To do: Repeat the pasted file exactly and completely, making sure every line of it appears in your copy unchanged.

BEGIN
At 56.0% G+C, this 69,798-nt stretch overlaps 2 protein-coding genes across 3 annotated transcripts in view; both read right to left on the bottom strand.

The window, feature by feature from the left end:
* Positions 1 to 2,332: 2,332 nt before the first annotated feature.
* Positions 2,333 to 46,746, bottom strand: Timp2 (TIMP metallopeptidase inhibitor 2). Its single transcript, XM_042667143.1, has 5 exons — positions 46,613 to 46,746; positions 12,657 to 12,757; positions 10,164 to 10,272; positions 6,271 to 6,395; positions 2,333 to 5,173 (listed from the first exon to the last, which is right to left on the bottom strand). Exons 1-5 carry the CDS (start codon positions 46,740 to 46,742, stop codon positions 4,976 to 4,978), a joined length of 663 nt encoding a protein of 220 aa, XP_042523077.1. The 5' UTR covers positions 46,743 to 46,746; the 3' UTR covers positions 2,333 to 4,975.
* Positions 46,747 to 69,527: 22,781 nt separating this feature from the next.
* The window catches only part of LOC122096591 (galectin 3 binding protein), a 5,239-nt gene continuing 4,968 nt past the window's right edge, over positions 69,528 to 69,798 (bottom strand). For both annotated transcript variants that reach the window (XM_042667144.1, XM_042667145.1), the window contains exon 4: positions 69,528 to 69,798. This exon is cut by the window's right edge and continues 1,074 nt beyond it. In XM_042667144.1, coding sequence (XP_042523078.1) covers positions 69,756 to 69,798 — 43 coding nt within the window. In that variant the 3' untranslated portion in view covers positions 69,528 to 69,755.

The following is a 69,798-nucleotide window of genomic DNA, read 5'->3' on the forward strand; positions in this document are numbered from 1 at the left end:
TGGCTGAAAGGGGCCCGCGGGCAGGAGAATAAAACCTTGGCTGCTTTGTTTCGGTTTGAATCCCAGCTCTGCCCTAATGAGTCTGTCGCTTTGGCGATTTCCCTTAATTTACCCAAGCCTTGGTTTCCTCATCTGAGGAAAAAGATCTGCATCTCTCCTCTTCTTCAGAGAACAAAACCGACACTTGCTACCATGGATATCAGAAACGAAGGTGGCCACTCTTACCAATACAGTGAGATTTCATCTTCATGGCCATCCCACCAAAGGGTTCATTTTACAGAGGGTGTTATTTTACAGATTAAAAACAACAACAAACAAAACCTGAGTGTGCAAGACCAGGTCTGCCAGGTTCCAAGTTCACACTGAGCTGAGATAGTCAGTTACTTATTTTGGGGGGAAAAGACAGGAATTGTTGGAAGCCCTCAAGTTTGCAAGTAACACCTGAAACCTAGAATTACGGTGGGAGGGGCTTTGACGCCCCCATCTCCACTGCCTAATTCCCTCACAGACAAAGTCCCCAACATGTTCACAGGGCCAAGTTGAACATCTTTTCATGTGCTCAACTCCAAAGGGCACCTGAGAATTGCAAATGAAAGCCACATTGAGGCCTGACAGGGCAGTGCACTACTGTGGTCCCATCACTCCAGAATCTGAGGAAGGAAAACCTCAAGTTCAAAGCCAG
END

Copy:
At 56.0% G+C, this 69,798-nt stretch overlaps 2 protein-coding genes across 3 annotated transcripts in view; both read right to left on the bottom strand.

The window, feature by feature from the left end:
* Positions 1 to 2,332: 2,332 nt before the first annotated feature.
* Positions 2,333 to 46,746, bottom strand: Timp2 (TIMP metallopeptidase inhibitor 2). Its single transcript, XM_042667143.1, has 5 exons — positions 46,613 to 46,746; positions 12,657 to 12,757; positions 10,164 to 10,272; positions 6,271 to 6,395; positions 2,333 to 5,173 (listed from the first exon to the last, which is right to left on the bottom strand). Exons 1-5 carry the CDS (start codon positions 46,740 to 46,742, stop codon positions 4,976 to 4,978), a joined length of 663 nt encoding a protein of 220 aa, XP_042523077.1. The 5' UTR covers positions 46,743 to 46,746; the 3' UTR covers positions 2,333 to 4,975.
* Positions 46,747 to 69,527: 22,781 nt separating this feature from the next.
* The window catches only part of LOC122096591 (galectin 3 binding protein), a 5,239-nt gene continuing 4,968 nt past the window's right edge, over positions 69,528 to 69,798 (bottom strand). For both annotated transcript variants that reach the window (XM_042667144.1, XM_042667145.1), the window contains exon 4: positions 69,528 to 69,798. This exon is cut by the window's right edge and continues 1,074 nt beyond it. In XM_042667144.1, coding sequence (XP_042523078.1) covers positions 69,756 to 69,798 — 43 coding nt within the window. In that variant the 3' untranslated portion in view covers positions 69,528 to 69,755.

The following is a 69,798-nucleotide window of genomic DNA, read 5'->3' on the forward strand; positions in this document are numbered from 1 at the left end:
TGGCTGAAAGGGGCCCGCGGGCAGGAGAATAAAACCTTGGCTGCTTTGTTTCGGTTTGAATCCCAGCTCTGCCCTAATGAGTCTGTCGCTTTGGCGATTTCCCTTAATTTACCCAAGCCTTGGTTTCCTCATCTGAGGAAAAAGATCTGCATCTCTCCTCTTCTTCAGAGAACAAAACCGACACTTGCTACCATGGATATCAGAAACGAAGGTGGCCACTCTTACCAATACAGTGAGATTTCATCTTCATGGCCATCCCACCAAAGGGTTCATTTTACAGAGGGTGTTATTTTACAGATTAAAAACAACAACAAACAAAACCTGAGTGTGCAAGACCAGGTCTGCCAGGTTCCAAGTTCACACTGAGCTGAGATAGTCAGTTACTTATTTTGGGGGGAAAAGACAGGAATTGTTGGAAGCCCTCAAGTTTGCAAGTAACACCTGAAACCTAGAATTACGGTGGGAGGGGCTTTGACGCCCCCATCTCCACTGCCTAATTCCCTCACAGACAAAGTCCCCAACATGTTCACAGGGCCAAGTTGAACATCTTTTCATGTGCTCAACTCCAAAGGGCACCTGAGAATTGCAAATGAAAGCCACATTGAGGCCTGACAGGGCAGTGCACTACTGTGGTCCCATCACTCCAGAATCTGAGGAAGGAAAACCTCAAGTTCAAAGCCAG